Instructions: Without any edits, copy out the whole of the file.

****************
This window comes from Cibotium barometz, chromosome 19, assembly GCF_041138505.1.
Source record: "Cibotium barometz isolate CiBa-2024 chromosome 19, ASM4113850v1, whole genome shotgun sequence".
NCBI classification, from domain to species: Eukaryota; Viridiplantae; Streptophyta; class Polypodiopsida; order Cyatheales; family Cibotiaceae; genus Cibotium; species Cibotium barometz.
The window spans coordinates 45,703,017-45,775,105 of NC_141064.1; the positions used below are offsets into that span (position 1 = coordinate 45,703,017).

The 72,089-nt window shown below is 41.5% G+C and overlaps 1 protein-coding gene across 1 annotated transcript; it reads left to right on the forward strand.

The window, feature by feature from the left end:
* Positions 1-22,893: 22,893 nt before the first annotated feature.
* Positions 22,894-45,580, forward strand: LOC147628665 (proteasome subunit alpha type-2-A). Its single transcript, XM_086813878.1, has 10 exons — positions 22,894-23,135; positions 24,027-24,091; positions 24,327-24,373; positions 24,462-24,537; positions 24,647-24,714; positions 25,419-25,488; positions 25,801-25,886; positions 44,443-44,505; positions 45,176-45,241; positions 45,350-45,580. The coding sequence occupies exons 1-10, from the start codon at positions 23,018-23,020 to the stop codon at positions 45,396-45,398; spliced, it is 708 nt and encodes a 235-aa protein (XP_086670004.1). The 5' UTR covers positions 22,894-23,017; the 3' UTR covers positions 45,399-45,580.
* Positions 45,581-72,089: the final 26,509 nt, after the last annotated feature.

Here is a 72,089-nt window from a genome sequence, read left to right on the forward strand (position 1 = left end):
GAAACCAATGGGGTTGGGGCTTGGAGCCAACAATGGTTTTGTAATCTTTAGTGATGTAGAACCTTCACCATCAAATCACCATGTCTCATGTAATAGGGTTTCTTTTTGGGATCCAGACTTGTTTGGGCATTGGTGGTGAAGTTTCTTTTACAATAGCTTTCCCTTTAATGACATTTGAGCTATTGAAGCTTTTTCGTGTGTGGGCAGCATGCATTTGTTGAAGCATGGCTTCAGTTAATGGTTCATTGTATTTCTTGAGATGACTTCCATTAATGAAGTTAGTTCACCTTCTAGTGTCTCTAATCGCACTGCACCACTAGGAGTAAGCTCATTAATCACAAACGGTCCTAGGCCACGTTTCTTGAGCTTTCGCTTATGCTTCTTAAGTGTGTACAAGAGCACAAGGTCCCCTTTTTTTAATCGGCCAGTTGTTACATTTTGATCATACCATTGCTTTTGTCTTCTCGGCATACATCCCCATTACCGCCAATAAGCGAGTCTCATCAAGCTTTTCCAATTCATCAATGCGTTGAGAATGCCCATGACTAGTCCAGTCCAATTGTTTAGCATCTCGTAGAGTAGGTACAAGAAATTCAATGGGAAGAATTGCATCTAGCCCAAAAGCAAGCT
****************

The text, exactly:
This window comes from Cibotium barometz, chromosome 19, assembly GCF_041138505.1.
Source record: "Cibotium barometz isolate CiBa-2024 chromosome 19, ASM4113850v1, whole genome shotgun sequence".
NCBI classification, from domain to species: Eukaryota; Viridiplantae; Streptophyta; class Polypodiopsida; order Cyatheales; family Cibotiaceae; genus Cibotium; species Cibotium barometz.
The window spans coordinates 45,703,017-45,775,105 of NC_141064.1; the positions used below are offsets into that span (position 1 = coordinate 45,703,017).

The 72,089-nt window shown below is 41.5% G+C and overlaps 1 protein-coding gene across 1 annotated transcript; it reads left to right on the forward strand.

The window, feature by feature from the left end:
* Positions 1-22,893: 22,893 nt before the first annotated feature.
* Positions 22,894-45,580, forward strand: LOC147628665 (proteasome subunit alpha type-2-A). Its single transcript, XM_086813878.1, has 10 exons — positions 22,894-23,135; positions 24,027-24,091; positions 24,327-24,373; positions 24,462-24,537; positions 24,647-24,714; positions 25,419-25,488; positions 25,801-25,886; positions 44,443-44,505; positions 45,176-45,241; positions 45,350-45,580. The coding sequence occupies exons 1-10, from the start codon at positions 23,018-23,020 to the stop codon at positions 45,396-45,398; spliced, it is 708 nt and encodes a 235-aa protein (XP_086670004.1). The 5' UTR covers positions 22,894-23,017; the 3' UTR covers positions 45,399-45,580.
* Positions 45,581-72,089: the final 26,509 nt, after the last annotated feature.

Here is a 72,089-nt window from a genome sequence, read left to right on the forward strand (position 1 = left end):
GAAACCAATGGGGTTGGGGCTTGGAGCCAACAATGGTTTTGTAATCTTTAGTGATGTAGAACCTTCACCATCAAATCACCATGTCTCATGTAATAGGGTTTCTTTTTGGGATCCAGACTTGTTTGGGCATTGGTGGTGAAGTTTCTTTTACAATAGCTTTCCCTTTAATGACATTTGAGCTATTGAAGCTTTTTCGTGTGTGGGCAGCATGCATTTGTTGAAGCATGGCTTCAGTTAATGGTTCATTGTATTTCTTGAGATGACTTCCATTAATGAAGTTAGTTCACCTTCTAGTGTCTCTAATCGCACTGCACCACTAGGAGTAAGCTCATTAATCACAAACGGTCCTAGGCCACGTTTCTTGAGCTTTCGCTTATGCTTCTTAAGTGTGTACAAGAGCACAAGGTCCCCTTTTTTTAATCGGCCAGTTGTTACATTTTGATCATACCATTGCTTTTGTCTTCTCGGCATACATCCCCATTACCGCCAATAAGCGAGTCTCATCAAGCTTTTCCAATTCATCAATGCGTTGAGAATGCCCATGACTAGTCCAGTCCAATTGTTTAGCATCTCGTAGAGTAGGTACAAGAAATTCAATGGGAAGAATTGCATCTAGCCCAAAAGCAAGCT